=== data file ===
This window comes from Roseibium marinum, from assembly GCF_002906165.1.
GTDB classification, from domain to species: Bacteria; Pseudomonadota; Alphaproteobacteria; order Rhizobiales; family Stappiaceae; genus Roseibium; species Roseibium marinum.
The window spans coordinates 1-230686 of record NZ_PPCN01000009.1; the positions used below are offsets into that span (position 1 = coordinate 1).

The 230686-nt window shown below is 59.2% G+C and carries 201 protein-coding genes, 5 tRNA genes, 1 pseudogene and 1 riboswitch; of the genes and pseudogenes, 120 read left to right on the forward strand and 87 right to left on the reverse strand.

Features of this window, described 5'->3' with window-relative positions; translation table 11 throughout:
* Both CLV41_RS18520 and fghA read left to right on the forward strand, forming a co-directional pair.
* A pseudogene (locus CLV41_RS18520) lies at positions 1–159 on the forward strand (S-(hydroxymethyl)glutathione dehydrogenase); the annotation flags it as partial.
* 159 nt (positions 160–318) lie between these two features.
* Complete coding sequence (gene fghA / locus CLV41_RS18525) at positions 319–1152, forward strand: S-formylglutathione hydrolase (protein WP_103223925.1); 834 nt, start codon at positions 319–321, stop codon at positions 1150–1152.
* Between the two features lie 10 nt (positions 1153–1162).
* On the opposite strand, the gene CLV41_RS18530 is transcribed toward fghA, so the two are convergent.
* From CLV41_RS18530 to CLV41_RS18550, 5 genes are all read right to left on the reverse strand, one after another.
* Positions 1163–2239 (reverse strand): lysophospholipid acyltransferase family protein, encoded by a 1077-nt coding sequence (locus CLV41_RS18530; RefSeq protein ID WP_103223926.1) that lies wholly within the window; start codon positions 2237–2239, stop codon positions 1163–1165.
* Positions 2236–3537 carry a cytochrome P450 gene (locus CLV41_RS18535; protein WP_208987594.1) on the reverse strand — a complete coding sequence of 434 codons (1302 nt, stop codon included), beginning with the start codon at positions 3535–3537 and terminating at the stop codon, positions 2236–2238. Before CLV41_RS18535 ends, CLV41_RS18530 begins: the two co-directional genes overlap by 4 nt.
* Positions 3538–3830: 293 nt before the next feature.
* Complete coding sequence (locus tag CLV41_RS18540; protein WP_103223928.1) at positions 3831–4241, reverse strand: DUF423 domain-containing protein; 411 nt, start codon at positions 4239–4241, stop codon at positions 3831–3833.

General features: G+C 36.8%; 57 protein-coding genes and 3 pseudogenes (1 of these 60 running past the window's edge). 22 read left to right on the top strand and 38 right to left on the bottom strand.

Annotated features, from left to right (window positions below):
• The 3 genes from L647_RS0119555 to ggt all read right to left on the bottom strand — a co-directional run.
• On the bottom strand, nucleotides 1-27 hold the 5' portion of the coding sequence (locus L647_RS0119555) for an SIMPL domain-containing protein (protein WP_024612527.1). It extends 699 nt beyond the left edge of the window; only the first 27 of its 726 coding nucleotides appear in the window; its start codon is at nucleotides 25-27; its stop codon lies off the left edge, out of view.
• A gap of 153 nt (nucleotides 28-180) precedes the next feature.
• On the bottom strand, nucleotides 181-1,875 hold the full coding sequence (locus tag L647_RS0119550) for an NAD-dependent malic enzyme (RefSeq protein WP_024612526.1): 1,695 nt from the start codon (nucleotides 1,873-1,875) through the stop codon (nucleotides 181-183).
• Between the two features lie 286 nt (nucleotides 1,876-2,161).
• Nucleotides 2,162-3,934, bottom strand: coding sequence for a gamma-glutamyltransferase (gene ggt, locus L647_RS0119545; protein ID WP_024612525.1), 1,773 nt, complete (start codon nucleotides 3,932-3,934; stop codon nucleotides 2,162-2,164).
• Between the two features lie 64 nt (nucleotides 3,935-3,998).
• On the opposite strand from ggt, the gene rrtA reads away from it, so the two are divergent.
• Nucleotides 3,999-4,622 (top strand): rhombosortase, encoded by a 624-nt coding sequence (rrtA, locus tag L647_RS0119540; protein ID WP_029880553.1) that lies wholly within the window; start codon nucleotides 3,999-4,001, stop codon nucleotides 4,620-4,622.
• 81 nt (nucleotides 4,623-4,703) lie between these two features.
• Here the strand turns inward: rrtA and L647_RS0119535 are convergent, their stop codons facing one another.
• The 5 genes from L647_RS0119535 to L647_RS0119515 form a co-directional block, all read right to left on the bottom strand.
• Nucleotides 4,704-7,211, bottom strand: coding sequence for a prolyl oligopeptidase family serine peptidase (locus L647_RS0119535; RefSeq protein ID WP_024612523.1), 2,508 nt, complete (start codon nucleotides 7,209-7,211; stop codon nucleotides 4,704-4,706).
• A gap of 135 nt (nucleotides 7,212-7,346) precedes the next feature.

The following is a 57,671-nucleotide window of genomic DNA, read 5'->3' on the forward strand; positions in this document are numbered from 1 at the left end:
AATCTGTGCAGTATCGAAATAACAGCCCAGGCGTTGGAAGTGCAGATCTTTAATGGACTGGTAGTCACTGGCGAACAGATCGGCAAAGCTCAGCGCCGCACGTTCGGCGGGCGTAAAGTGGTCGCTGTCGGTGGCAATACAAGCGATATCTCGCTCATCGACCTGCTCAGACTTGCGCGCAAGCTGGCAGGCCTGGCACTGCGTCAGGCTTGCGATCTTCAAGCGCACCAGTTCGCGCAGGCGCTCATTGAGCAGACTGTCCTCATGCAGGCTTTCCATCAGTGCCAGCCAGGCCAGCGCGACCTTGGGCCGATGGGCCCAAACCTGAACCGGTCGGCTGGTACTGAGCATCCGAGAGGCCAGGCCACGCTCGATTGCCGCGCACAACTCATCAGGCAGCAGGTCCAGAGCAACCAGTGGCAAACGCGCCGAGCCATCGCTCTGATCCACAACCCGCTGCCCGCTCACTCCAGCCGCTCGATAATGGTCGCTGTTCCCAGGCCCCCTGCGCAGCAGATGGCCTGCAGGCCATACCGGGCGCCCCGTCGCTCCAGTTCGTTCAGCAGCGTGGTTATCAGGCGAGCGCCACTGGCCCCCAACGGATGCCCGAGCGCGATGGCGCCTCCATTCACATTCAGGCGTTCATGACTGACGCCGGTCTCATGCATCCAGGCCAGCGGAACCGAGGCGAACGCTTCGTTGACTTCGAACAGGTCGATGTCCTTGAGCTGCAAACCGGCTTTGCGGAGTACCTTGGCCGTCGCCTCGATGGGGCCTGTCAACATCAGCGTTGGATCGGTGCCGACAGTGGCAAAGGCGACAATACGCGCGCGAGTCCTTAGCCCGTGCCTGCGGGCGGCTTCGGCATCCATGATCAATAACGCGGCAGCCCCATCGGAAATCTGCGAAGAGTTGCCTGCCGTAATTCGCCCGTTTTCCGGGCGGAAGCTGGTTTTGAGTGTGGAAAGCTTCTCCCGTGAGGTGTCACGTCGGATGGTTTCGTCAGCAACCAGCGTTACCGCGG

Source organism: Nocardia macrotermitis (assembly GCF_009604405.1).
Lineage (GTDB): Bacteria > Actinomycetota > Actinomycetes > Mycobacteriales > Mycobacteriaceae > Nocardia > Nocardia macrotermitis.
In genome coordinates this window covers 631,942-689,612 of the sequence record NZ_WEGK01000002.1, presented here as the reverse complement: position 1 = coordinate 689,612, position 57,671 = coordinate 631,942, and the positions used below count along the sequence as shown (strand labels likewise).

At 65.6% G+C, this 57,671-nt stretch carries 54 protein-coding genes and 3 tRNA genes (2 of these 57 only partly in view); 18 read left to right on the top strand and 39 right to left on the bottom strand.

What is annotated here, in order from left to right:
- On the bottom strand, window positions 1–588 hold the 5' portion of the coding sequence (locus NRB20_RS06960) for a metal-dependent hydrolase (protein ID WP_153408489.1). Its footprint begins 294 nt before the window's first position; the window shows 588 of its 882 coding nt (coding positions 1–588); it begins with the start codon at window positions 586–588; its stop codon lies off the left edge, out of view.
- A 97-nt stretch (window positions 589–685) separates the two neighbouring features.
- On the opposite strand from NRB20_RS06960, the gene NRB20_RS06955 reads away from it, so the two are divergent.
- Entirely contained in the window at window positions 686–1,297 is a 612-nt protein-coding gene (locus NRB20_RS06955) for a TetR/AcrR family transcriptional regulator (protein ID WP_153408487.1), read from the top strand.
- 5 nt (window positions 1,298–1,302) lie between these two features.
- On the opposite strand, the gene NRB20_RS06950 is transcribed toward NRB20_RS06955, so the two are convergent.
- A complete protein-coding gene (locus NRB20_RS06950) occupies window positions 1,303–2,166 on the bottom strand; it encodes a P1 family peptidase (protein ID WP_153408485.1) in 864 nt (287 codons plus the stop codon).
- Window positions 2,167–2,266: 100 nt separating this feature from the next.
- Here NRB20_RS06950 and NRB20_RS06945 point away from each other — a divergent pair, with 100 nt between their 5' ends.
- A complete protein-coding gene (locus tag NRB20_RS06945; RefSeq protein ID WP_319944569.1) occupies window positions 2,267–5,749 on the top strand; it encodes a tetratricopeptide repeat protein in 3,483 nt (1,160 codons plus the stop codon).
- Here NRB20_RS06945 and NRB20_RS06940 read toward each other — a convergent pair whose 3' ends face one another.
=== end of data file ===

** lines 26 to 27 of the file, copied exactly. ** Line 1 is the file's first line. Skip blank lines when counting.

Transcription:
• On the opposite strand from ggt, the gene rrtA reads away from it, so the two are divergent.
• Nucleotides 3,999-4,622 (top strand): rhombosortase, encoded by a 624-nt coding sequence (rrtA, locus tag L647_RS0119540; protein ID WP_029880553.1) that lies wholly within the window; start codon nucleotides 3,999-4,001, stop codon nucleotides 4,620-4,622.